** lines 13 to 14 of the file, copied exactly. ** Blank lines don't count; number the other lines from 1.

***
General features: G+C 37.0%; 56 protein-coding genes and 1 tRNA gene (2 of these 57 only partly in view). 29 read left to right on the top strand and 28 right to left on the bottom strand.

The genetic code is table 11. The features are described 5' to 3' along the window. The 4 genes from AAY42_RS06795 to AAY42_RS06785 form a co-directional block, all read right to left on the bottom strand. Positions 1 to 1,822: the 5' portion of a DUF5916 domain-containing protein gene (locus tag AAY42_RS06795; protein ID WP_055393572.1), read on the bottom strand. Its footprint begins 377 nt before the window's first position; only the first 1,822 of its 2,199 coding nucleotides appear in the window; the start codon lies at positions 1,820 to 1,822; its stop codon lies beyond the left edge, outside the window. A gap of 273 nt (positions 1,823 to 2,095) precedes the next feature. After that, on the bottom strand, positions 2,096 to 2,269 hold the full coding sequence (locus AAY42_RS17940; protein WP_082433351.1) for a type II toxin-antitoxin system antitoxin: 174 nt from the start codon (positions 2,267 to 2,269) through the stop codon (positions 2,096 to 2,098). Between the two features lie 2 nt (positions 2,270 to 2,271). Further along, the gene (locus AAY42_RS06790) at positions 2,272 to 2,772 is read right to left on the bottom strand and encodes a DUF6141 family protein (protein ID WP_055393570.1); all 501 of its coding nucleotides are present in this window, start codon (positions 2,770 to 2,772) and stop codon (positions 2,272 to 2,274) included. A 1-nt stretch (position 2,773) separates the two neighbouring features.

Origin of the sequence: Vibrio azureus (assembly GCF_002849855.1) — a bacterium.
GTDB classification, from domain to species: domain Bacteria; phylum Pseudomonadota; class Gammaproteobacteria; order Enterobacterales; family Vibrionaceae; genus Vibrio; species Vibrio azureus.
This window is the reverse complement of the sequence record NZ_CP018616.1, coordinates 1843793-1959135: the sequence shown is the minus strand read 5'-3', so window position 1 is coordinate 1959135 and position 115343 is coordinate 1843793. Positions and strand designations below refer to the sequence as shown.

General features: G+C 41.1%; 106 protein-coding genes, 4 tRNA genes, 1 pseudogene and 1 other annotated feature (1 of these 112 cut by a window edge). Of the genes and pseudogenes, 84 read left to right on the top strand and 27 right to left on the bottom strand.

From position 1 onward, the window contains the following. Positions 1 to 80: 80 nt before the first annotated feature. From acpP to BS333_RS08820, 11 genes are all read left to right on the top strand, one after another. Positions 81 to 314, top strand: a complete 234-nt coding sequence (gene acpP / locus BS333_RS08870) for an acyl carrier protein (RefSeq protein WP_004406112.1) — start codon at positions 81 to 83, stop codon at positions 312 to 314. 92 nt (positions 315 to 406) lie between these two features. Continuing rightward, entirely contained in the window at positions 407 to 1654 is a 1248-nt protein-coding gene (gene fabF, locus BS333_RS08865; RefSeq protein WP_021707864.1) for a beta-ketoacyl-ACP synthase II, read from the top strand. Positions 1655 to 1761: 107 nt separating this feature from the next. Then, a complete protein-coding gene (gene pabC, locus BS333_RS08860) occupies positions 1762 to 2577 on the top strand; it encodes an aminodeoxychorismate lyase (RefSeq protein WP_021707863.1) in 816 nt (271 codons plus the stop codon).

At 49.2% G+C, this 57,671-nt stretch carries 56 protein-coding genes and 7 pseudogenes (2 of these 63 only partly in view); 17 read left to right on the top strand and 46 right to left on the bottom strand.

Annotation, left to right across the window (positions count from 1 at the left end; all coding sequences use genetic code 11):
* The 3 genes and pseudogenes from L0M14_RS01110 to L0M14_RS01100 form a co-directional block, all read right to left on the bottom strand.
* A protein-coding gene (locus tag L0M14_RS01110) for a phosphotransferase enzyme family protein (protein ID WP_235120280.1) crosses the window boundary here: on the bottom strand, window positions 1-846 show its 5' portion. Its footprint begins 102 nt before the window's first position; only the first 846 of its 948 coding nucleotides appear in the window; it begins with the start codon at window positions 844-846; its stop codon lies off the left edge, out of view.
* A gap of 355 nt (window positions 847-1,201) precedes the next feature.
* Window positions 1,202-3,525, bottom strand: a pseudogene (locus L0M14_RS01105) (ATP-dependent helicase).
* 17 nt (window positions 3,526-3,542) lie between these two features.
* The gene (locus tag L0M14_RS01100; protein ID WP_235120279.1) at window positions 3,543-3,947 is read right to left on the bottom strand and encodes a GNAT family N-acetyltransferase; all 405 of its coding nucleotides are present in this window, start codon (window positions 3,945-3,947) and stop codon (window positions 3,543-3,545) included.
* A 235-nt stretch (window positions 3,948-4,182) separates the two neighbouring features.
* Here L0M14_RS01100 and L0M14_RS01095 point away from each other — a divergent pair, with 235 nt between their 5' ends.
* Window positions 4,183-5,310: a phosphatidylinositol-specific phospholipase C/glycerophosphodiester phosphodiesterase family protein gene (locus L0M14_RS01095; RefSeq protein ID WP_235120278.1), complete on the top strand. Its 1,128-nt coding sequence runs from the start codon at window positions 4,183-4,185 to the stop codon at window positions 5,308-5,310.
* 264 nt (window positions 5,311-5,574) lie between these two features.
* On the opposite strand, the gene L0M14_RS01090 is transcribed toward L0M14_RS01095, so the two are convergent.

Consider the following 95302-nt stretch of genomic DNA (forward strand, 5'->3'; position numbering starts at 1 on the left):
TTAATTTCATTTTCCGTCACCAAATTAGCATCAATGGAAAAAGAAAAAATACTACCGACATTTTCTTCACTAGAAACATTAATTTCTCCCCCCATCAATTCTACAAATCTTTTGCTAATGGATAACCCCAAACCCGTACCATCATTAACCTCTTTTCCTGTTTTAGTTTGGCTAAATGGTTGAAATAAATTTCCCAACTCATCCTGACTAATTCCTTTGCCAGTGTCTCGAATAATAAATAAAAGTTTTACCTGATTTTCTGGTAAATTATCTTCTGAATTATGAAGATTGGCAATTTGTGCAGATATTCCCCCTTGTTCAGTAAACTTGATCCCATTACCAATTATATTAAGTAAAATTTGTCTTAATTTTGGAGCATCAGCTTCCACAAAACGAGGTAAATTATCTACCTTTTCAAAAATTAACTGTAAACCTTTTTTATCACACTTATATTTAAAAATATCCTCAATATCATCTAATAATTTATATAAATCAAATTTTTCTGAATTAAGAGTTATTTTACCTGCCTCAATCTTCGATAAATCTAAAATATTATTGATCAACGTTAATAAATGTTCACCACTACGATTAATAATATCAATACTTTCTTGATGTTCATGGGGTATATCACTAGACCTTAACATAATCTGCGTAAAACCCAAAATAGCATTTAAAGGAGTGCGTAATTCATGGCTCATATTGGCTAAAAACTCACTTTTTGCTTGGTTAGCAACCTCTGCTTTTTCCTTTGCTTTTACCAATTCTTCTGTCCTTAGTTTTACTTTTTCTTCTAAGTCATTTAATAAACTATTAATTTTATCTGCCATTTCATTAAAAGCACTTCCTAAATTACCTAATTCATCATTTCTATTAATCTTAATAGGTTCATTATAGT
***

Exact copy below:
* Window positions 1,202-3,525, bottom strand: a pseudogene (locus L0M14_RS01105) (ATP-dependent helicase).
* 17 nt (window positions 3,526-3,542) lie between these two features.